Lookie, Lookie it’s another review from me, four in a row, and that’s all I have right now actually. Today I’ve got another product from our friends at Geeks.com and it’s a mini LED projector that features a USB port so you can hook it directly to your computer to display your desktop on the big screen. The projector is very small, and it’s very well made, but it does have some flaws. There are many cheap digital projectors out there and really what can you expect for under $100 for a projector right, a few flaws are to be expected. Still though, read on to learn more…
Author: Kristofer Brozio
Overall Rating: 3/5
Mini USB 2.0 LED Digital Projector w/SD/SDHC Card Slot, Speaker & Tripod
– Enjoy Custom Viewing w/a 10-42″ Display!
Deploy a mini movie theater in any room with this Pico USB 2.0 SD/MMC LED Projector!
This pico LED projector features compact size, sturdy construction, and multimedia playback support that lets you carry a 10 to 42-inch screen in your pocket. Its LED light gives you thousands of hours of life and projects a 320 x 240 resolution screen on your wall, screen, or even your ceiling!
Slide in an SD/SDHC memory card loaded with MP4, AVI, and MOV files to watch videos, JPEG & BMP files for photo slide shows, or listen to MP3 and WMA audio files with the built-in speaker. With its built-in rechargeable battery, you get up to an hour of video playback time when fully charged! All this function in a device that easily fits in your pocket! Get your Pico LED projector today!
– Compact, portable device
– USB 2.0 interface
– Display format: LCoS panel
– Resolution: 320 x 240 pixels
– 4 MB internal memory (driver inside)
– Supports SD & SDHC memory cards
– Aspect ratio: 4:3
– Contrast ratio: 200:1
– Manual focus
– Projection distance: 40 cm to 2m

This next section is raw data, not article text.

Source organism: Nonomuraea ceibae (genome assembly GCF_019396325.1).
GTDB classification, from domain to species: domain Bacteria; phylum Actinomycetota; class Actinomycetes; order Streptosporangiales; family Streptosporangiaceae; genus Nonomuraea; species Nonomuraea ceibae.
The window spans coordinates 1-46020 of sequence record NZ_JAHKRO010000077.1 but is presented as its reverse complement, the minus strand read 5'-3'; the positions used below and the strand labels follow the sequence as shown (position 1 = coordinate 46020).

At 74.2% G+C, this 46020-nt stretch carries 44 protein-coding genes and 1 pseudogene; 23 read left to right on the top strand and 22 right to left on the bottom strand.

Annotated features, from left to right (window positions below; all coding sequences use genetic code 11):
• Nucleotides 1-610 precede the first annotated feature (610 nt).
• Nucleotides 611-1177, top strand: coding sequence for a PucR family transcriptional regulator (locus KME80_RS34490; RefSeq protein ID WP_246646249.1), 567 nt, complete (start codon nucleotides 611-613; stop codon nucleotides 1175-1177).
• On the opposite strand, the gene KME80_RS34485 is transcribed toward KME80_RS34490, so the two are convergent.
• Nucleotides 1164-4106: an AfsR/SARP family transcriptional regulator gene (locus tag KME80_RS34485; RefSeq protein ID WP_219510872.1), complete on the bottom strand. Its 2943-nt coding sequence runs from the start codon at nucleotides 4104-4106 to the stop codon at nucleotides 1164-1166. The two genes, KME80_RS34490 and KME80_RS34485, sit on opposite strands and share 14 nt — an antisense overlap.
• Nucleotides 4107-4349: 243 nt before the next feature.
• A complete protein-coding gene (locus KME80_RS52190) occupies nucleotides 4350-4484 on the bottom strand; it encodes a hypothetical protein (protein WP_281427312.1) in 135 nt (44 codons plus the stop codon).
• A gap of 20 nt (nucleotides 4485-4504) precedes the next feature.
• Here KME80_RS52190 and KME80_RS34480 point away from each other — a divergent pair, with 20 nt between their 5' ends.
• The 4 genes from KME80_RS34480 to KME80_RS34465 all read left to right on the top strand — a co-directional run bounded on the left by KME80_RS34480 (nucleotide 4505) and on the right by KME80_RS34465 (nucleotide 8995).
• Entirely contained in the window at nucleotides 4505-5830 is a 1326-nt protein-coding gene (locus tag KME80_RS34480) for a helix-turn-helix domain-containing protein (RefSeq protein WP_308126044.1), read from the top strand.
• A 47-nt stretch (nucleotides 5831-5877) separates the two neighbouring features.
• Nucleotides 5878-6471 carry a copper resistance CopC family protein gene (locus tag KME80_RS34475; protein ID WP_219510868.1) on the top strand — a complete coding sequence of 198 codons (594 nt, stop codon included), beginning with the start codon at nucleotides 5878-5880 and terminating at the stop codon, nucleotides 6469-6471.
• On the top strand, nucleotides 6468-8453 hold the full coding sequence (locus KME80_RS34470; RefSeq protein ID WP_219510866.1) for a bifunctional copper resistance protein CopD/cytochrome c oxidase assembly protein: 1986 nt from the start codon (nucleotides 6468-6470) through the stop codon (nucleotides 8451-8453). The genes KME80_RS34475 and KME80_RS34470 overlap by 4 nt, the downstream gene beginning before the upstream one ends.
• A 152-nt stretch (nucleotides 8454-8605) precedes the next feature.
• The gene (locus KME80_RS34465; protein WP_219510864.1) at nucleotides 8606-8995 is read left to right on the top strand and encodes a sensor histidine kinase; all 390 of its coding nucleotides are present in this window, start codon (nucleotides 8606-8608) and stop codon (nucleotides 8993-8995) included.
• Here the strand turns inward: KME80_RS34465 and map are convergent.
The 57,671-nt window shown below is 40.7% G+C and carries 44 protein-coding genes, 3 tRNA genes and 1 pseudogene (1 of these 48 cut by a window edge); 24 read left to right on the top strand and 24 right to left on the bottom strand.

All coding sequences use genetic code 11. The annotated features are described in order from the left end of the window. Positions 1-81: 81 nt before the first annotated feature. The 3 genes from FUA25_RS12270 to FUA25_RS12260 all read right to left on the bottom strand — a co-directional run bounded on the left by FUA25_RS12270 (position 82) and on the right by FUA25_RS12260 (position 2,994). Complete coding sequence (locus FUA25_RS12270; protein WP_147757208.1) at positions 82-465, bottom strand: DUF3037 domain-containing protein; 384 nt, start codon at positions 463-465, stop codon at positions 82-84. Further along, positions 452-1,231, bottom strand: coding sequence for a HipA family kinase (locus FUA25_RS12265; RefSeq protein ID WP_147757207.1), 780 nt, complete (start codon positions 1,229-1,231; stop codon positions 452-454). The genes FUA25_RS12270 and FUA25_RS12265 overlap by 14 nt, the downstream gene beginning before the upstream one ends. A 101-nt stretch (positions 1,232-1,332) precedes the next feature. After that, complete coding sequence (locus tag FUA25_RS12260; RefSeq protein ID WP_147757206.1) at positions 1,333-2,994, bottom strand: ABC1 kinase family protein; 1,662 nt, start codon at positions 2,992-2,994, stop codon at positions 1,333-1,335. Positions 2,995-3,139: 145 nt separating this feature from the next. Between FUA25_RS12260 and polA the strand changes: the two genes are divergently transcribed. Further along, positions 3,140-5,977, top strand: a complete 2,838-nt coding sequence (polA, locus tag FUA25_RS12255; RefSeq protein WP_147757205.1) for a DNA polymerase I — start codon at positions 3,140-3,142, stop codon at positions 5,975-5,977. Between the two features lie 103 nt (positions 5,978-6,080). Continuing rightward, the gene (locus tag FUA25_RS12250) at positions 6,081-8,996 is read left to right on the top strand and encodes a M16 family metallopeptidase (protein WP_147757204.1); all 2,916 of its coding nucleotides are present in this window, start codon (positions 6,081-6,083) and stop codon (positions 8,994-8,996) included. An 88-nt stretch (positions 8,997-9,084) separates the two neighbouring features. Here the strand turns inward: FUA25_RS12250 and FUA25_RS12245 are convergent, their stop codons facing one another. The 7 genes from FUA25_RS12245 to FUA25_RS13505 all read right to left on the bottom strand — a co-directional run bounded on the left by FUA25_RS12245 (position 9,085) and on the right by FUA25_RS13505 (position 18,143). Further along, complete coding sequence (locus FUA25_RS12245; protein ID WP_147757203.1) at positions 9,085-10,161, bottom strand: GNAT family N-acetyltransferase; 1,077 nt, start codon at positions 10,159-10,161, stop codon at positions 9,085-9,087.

– Projection size: 10 ~ 42-inches
– Lighting source: LED lamp
– Built in stereo (1W x 2) speakers
– Built-in calendar and clock
– Built-in rechargeable 850 mAh battery
– Supports Microsoft Windows XP, Vista, & 7 (32 & 64-bit)
– Lead-free components (RoHS compliant)
Supported File Formats:
– Photo: JPEG, BMP
– Audio: MP3, WMA
– Video: H.264, MPEG, MJPEG, AVI, MOV, MP4, 3GP
Supported Memory Cards:
– AC Adapter Input: 100-240V 50/60 Hz 0.1A
– DC In: 5V, 1A (USB)
– Consumption: 2 watts
Unit Dimensions: 0.6 x 2.4 x 4-inches (H x W x D)
What’s in the Box?
So we’ll start off with the video unboxing again:
Then the pictures, just a plain white box:
Inside that little white box though you’ll find the projector, tripod in two pieces, USB cable, USB style AC adapter, user manual and carrying case along with a remote.
Here’s the tripod assembled:
The projector itself feels very well made, for how small it is it’s surprisingly heavy. The top is black plastic while the bottom is chromed metal.
On the top are two buttons and a navigation pad.
On the back is where you’ll find the on/off switch, USB port and the infrared port.
On the front is ventilation and the lens with focus knob.
On one side is an SD card slot, and on both sides you’ll find ventilation / speakers.